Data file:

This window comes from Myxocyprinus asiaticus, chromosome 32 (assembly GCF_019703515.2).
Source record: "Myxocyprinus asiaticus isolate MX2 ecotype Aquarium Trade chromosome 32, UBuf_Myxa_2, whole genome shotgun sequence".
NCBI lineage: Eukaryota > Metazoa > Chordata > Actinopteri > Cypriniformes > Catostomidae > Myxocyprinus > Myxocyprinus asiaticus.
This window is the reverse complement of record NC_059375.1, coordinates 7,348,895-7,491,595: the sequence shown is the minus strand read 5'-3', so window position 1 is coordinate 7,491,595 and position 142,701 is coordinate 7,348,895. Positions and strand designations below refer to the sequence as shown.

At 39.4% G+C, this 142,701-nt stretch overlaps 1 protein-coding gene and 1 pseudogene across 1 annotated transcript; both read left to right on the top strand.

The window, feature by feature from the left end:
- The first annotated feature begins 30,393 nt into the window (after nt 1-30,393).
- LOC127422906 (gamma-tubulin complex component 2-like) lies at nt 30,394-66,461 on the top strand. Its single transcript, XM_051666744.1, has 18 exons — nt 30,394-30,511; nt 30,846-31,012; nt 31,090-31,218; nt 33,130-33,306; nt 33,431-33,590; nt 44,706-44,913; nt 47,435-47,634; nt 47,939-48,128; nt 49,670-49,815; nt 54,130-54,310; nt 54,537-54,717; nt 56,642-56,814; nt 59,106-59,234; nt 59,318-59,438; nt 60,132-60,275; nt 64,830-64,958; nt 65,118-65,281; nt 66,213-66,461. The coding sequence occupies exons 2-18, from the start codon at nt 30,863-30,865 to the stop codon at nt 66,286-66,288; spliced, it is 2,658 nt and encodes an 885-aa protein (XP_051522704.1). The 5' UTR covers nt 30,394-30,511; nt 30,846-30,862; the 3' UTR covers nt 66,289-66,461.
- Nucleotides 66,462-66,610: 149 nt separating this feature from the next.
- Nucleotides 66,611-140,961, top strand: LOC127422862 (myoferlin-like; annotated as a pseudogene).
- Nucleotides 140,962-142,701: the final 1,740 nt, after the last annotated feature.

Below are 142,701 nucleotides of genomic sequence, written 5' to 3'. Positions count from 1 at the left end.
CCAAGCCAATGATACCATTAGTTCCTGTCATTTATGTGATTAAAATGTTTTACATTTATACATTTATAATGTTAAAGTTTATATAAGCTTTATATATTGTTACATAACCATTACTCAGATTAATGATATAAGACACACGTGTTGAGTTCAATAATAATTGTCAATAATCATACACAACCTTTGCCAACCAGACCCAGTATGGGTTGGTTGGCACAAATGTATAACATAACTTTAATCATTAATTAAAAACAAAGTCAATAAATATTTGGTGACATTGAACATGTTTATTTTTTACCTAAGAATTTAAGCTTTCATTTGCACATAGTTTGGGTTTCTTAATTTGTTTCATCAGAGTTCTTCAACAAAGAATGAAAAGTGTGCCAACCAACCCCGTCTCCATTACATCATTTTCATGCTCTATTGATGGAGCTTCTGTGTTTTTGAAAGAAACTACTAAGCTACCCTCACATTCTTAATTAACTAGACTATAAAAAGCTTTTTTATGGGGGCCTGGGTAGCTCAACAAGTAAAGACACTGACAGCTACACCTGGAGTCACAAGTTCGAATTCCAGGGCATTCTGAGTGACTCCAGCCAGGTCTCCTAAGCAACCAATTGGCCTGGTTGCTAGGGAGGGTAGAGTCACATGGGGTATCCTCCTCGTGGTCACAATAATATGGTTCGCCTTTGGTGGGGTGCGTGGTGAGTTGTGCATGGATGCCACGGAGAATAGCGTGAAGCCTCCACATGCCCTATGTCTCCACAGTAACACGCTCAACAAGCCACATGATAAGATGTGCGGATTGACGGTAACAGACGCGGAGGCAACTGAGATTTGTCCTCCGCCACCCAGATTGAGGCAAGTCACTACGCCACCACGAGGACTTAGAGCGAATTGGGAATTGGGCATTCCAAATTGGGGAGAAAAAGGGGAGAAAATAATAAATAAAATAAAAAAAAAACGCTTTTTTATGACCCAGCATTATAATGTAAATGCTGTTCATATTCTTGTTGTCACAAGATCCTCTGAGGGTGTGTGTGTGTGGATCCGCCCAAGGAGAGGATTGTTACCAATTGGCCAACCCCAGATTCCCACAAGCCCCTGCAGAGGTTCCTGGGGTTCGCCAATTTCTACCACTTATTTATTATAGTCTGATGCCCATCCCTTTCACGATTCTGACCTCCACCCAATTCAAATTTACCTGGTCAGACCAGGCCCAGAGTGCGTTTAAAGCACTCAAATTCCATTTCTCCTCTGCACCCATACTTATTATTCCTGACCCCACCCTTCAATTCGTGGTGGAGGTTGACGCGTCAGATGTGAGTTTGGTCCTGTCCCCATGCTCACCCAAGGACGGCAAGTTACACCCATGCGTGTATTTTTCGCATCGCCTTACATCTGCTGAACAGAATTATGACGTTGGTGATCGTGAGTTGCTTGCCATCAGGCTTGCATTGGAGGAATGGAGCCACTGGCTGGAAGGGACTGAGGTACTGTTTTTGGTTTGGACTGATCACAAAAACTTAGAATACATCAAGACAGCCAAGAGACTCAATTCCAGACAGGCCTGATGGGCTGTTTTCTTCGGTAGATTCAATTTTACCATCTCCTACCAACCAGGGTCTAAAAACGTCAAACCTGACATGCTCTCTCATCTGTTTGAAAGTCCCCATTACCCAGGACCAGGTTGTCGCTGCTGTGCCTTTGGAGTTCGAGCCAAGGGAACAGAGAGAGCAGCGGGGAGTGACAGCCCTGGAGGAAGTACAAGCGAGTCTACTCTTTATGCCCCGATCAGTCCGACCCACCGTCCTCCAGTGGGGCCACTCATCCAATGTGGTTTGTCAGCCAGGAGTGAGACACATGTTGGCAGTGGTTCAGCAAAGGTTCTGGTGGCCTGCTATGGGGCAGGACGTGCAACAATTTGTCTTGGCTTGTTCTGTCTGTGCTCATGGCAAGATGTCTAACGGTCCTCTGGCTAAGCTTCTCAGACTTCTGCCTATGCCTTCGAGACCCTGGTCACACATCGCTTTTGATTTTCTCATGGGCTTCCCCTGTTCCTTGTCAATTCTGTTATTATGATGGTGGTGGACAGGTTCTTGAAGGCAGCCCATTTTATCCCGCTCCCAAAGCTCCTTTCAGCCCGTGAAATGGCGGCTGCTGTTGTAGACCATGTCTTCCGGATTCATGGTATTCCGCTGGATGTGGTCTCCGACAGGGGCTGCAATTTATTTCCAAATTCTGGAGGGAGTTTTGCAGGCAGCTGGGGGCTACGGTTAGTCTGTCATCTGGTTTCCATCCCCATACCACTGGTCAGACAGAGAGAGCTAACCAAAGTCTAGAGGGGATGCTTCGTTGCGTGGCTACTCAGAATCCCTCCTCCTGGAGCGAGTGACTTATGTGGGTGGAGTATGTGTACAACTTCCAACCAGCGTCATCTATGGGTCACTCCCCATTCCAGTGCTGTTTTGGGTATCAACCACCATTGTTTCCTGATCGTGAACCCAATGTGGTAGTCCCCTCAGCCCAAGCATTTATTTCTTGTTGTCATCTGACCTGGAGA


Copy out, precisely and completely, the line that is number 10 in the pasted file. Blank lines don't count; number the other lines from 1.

- Nucleotides 66,611-140,961, top strand: LOC127422862 (myoferlin-like; annotated as a pseudogene).